iPad apps eases anxiety at Shriners Hospital
iPad apps eases anxiety at Shriners Hospital In Chicago
Wednesday, July 20, 2011
Surgery is a scary thing for anyone to face. But for a child, it can be one of the most frightening experiences they've ever had.
Shriners Hospital for Children in Chicago has discovered a way to help reduce the fear and anxiety kids experience when facing tough medical procedures: an app for Apple's iPad tablet computer.
Kia Ferrer, child life specialist at Shriners, developed a program that virtually walks patients through their treatment.
"With Keynote, an iPad application similar to PowerPoint, children are able to slide through pictures of what will take place from admission to discharge," she says. "With this device I can explain surgery preparation through pictures and age-appropriate language."
Shriners-Chicago specializes in orthopedics, spinal cord injury and cleft lip and palate care. The hospital acquired two iPads last November, and buzz about the program spread quickly.
"It's terrific," Shriners spokeswoman Cathleen Himes says. "They have different exercises they go through with them about pain and what they're going to see. It's like, 'First you're going to go into this room and then you're going to meet this lady.' It eases the tension and it works."
The program is geared toward children 3 and up.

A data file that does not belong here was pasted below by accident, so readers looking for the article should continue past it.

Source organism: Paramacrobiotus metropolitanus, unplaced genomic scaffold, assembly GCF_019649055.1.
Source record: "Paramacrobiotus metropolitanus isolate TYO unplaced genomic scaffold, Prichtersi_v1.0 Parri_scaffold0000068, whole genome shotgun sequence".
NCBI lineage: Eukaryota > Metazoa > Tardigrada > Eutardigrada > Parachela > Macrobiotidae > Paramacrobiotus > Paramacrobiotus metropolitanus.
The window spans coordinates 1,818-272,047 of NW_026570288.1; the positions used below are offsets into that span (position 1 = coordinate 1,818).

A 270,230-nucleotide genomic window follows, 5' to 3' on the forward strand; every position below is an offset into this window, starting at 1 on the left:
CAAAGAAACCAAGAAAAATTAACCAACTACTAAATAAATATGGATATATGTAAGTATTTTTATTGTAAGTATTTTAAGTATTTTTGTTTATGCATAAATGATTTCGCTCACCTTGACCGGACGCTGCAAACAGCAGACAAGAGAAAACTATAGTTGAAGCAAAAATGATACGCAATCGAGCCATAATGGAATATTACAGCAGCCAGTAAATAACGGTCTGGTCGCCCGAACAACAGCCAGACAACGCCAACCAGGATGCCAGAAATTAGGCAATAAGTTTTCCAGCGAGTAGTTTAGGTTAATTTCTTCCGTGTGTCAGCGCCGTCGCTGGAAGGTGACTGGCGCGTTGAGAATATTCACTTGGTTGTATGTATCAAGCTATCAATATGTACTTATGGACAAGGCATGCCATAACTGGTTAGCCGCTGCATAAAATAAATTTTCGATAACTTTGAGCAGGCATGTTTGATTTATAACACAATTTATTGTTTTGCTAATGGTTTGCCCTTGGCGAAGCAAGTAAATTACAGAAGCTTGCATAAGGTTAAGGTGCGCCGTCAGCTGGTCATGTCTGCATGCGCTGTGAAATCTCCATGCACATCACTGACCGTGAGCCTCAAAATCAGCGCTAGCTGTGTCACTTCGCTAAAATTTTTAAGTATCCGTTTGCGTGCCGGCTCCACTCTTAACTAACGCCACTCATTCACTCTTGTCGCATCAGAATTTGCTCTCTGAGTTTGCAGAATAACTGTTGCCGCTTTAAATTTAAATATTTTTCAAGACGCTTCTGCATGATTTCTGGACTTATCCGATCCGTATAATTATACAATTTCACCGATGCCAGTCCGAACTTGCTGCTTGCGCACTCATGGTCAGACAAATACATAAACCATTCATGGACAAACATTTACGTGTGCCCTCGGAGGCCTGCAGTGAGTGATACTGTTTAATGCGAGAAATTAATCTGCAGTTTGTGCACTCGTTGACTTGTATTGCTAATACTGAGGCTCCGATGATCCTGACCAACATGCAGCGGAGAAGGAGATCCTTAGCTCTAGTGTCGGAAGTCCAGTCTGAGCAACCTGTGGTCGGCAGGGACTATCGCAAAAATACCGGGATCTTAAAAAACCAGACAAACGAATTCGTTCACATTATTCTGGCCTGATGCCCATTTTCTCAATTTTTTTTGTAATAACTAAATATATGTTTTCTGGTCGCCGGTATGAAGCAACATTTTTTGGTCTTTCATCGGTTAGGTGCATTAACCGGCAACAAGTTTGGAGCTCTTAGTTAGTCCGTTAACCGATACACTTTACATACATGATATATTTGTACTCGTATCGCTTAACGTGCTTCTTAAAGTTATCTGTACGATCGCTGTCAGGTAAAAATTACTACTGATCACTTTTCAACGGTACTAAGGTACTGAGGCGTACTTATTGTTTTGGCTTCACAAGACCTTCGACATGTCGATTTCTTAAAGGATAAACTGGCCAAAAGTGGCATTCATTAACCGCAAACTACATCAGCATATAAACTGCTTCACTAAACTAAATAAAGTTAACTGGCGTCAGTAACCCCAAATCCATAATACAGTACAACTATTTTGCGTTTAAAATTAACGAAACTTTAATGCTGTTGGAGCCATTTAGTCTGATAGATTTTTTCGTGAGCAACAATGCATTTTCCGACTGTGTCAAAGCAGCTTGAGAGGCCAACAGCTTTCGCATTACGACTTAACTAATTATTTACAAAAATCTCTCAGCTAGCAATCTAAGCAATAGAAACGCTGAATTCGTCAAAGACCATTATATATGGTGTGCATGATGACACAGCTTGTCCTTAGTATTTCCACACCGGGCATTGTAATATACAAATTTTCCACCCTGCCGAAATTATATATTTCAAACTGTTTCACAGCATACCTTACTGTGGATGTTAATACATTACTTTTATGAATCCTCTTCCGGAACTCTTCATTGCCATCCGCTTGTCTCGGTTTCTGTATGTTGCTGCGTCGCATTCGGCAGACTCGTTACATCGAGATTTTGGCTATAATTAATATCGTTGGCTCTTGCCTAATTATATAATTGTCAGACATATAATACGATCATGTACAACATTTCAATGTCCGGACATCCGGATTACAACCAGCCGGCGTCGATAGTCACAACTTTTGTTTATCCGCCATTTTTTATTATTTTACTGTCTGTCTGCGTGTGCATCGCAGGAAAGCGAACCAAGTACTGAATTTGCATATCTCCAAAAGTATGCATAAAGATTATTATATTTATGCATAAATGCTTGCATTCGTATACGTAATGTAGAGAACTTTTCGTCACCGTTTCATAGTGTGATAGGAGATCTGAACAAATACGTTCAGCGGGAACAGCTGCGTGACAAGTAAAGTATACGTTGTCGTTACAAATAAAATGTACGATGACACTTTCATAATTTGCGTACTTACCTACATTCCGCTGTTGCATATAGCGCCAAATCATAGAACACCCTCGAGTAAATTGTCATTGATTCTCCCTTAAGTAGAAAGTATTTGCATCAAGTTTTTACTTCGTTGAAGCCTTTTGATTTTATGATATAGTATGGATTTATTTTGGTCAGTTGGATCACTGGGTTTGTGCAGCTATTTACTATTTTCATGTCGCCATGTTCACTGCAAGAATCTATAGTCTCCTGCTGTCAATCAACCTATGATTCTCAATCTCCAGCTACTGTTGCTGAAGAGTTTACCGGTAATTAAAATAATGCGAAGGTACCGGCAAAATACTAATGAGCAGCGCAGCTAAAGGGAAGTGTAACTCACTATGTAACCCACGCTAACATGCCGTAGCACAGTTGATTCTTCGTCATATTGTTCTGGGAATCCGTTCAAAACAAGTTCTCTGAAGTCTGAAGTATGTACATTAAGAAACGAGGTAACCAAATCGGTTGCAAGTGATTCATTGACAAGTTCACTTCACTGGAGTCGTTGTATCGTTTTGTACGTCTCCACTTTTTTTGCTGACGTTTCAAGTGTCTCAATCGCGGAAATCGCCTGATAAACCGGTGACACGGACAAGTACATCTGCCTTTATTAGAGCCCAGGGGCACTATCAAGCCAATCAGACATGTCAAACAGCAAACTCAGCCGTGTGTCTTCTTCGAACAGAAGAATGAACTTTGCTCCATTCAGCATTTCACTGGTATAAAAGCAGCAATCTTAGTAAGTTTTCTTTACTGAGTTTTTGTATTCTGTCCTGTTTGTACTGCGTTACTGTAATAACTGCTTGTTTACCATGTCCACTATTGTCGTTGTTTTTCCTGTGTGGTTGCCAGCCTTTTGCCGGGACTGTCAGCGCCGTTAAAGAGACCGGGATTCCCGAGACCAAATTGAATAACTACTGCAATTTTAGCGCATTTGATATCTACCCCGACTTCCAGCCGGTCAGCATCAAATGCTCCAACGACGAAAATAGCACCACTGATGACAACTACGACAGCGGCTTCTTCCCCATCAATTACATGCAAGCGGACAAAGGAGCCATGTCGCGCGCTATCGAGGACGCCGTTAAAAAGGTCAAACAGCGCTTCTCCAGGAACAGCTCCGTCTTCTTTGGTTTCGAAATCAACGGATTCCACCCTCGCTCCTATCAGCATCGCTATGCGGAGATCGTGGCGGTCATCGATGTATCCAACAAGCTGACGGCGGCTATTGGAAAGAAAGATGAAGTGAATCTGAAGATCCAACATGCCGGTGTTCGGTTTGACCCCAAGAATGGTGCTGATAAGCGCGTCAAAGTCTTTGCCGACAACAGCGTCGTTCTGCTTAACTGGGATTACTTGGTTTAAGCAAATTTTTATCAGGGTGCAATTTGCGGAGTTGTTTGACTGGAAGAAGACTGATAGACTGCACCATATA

Prior to using the iPad, Ferrer used books with pictures of different rooms at the hospital.
"The iPad has revolutionized the way I teach because it's more of an interactive tool," Ferrer says. "Most children love technology so they're very attracted to this new and neat little computer that shows them the steps of their hospital experience."
Shriners-Chicago leads the way in using state-of-the-art technology for its treatment and rehabilitation care. In addition to the iPad program, the hospital also houses the Pediatric Lokomat and a new Motion Analysis Lab.
The Lokomat is a robotic treadmill machine that helps patients with neurological impairments improve their gait and independence by allowing for more range of motion than other rehabilitation devices.
The Motion Analysis Lab is an 1,800-square-foot laboratory with a 40-by-24 foot walkway that specializes in the systematic measurement of motion and forces during walking. Fourteen infrared cameras surround the walkway to provide a 3-D assessment that surgeons, engineers and therapists use to refine a patient's diagnosis and treatment.
Ferrer hopes to incorporate even more technology in the future.
"We have a room for children that has game consoles and a widescreen TV and we would love to update it with Apple computers that have web cameras for video chat," she says.
She says the hospital attracts patients from all over the world who could keep in touch with their families from home, which would provide emotional support during their stay at Shriners.
Jaclyn Gray writes for the Medill News Service.